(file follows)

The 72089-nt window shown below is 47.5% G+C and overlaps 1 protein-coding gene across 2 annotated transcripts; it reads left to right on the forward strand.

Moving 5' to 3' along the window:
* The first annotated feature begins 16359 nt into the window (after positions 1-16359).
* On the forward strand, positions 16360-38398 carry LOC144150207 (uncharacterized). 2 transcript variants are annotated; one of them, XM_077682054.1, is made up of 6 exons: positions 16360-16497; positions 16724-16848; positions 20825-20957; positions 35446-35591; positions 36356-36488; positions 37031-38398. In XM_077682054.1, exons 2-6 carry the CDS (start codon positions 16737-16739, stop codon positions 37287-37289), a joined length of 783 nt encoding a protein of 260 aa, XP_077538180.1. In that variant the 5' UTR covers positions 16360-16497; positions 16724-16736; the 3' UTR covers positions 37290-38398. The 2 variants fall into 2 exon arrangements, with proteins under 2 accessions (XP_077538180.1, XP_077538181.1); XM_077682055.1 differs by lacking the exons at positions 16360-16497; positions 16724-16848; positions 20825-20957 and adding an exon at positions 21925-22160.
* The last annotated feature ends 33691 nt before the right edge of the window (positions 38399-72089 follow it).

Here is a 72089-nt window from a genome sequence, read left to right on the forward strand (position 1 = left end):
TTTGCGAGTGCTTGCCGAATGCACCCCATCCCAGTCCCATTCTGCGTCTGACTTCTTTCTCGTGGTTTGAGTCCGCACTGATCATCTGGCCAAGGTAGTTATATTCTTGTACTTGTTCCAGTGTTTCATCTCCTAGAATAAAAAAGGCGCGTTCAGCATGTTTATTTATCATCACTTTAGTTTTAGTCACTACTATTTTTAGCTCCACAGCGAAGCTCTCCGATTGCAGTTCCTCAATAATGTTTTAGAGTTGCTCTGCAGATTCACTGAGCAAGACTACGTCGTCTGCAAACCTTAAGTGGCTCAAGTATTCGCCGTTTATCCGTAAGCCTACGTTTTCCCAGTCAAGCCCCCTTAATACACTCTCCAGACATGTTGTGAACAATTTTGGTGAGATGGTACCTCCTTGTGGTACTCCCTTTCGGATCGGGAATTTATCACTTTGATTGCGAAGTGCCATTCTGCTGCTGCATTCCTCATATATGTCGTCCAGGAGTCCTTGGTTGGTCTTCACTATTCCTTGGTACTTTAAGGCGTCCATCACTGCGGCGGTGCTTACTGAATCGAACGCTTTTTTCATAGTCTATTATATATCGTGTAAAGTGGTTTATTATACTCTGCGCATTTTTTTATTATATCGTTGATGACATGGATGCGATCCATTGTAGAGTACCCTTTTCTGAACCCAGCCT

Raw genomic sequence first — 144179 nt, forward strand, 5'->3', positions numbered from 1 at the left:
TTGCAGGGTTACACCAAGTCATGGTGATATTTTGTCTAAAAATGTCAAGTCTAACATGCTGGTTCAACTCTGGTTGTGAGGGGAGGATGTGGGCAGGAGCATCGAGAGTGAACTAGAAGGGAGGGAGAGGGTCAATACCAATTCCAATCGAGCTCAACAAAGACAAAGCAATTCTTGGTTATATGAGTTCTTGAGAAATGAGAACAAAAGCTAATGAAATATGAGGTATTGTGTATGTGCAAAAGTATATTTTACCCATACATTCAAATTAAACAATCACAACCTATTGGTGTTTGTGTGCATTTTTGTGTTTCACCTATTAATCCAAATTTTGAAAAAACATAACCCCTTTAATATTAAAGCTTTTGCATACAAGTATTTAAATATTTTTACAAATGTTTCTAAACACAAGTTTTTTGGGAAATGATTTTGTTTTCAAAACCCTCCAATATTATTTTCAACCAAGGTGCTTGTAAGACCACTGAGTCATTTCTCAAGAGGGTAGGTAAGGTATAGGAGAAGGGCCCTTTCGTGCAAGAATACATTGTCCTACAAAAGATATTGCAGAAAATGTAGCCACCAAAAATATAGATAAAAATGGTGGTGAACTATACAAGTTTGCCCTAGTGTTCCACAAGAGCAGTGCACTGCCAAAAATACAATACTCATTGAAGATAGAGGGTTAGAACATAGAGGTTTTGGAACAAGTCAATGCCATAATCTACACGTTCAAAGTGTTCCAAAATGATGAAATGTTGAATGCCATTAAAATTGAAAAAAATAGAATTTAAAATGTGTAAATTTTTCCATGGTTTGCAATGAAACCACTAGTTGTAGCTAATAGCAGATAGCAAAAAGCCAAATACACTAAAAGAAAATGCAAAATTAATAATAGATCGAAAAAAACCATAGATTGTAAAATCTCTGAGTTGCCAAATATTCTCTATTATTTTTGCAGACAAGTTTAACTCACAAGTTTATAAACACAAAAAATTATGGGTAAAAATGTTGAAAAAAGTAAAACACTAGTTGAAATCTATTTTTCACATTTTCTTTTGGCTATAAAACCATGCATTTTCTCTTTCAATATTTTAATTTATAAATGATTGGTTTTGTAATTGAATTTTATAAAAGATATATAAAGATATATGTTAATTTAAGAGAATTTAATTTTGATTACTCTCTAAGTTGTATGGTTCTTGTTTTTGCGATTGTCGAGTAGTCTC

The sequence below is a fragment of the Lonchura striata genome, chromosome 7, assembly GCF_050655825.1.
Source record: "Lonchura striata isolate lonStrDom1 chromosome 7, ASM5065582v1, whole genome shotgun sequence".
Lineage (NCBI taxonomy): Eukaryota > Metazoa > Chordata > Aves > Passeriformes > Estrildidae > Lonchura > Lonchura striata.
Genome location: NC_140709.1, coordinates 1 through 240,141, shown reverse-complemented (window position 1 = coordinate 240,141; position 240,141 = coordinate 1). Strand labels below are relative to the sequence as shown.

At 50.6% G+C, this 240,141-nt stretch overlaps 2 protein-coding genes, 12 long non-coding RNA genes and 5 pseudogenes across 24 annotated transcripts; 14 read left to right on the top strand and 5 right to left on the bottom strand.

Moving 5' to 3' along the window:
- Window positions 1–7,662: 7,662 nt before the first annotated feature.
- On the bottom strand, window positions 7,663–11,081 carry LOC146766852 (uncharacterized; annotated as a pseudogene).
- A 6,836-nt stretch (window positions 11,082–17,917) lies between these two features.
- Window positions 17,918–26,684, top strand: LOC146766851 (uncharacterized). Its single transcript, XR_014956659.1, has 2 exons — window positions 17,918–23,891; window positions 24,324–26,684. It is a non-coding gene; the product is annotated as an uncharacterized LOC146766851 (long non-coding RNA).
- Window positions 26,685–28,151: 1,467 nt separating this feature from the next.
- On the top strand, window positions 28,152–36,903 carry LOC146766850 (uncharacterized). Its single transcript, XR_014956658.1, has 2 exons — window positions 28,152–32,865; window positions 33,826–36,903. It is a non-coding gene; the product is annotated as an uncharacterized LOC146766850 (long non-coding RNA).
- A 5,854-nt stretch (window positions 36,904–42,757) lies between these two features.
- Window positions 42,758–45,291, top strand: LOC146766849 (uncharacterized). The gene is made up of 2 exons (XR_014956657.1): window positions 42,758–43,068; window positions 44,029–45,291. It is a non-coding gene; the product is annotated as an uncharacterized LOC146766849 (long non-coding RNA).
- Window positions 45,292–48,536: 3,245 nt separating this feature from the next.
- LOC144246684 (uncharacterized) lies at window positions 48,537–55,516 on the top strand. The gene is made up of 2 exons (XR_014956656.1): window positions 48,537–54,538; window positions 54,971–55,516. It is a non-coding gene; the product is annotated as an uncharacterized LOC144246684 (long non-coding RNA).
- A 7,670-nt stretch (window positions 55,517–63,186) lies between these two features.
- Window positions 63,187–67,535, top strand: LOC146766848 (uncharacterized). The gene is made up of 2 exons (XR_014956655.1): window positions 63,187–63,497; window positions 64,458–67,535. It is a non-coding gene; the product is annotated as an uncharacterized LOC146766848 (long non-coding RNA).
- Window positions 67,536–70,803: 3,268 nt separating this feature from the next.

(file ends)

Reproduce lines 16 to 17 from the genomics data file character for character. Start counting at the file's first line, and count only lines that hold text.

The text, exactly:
- Window positions 1–7,662: 7,662 nt before the first annotated feature.
- On the bottom strand, window positions 7,663–11,081 carry LOC146766852 (uncharacterized; annotated as a pseudogene).